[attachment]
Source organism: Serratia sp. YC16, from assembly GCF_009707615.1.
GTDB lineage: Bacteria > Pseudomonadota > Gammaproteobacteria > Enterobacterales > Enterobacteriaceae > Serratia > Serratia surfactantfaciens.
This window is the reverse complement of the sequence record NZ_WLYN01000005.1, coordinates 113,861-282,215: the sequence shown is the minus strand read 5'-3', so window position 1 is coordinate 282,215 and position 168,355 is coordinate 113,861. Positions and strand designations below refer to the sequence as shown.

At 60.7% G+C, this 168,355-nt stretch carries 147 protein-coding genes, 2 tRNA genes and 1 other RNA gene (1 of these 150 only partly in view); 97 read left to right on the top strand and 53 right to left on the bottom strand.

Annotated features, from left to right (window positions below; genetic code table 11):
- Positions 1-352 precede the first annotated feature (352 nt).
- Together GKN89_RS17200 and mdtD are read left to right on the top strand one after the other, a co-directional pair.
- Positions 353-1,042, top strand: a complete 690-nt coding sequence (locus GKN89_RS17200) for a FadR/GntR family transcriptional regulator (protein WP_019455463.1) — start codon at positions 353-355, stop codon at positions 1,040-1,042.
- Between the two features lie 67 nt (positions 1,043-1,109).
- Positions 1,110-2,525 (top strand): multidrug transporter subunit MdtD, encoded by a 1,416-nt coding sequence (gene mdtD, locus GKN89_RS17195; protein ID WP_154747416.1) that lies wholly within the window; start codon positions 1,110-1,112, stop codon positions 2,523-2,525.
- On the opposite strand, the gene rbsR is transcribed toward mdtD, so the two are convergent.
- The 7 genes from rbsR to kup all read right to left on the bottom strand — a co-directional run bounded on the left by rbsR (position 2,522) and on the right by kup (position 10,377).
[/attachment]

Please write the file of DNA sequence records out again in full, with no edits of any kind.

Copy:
Source organism: Serratia sp. YC16, from assembly GCF_009707615.1.
GTDB lineage: Bacteria > Pseudomonadota > Gammaproteobacteria > Enterobacterales > Enterobacteriaceae > Serratia > Serratia surfactantfaciens.
This window is the reverse complement of the sequence record NZ_WLYN01000005.1, coordinates 113,861-282,215: the sequence shown is the minus strand read 5'-3', so window position 1 is coordinate 282,215 and position 168,355 is coordinate 113,861. Positions and strand designations below refer to the sequence as shown.

At 60.7% G+C, this 168,355-nt stretch carries 147 protein-coding genes, 2 tRNA genes and 1 other RNA gene (1 of these 150 only partly in view); 97 read left to right on the top strand and 53 right to left on the bottom strand.

Annotated features, from left to right (window positions below; genetic code table 11):
- Positions 1-352 precede the first annotated feature (352 nt).
- Together GKN89_RS17200 and mdtD are read left to right on the top strand one after the other, a co-directional pair.
- Positions 353-1,042, top strand: a complete 690-nt coding sequence (locus GKN89_RS17200) for a FadR/GntR family transcriptional regulator (protein WP_019455463.1) — start codon at positions 353-355, stop codon at positions 1,040-1,042.
- Between the two features lie 67 nt (positions 1,043-1,109).
- Positions 1,110-2,525 (top strand): multidrug transporter subunit MdtD, encoded by a 1,416-nt coding sequence (gene mdtD, locus GKN89_RS17195; protein ID WP_154747416.1) that lies wholly within the window; start codon positions 1,110-1,112, stop codon positions 2,523-2,525.
- On the opposite strand, the gene rbsR is transcribed toward mdtD, so the two are convergent.
- The 7 genes from rbsR to kup all read right to left on the bottom strand — a co-directional run bounded on the left by rbsR (position 2,522) and on the right by kup (position 10,377).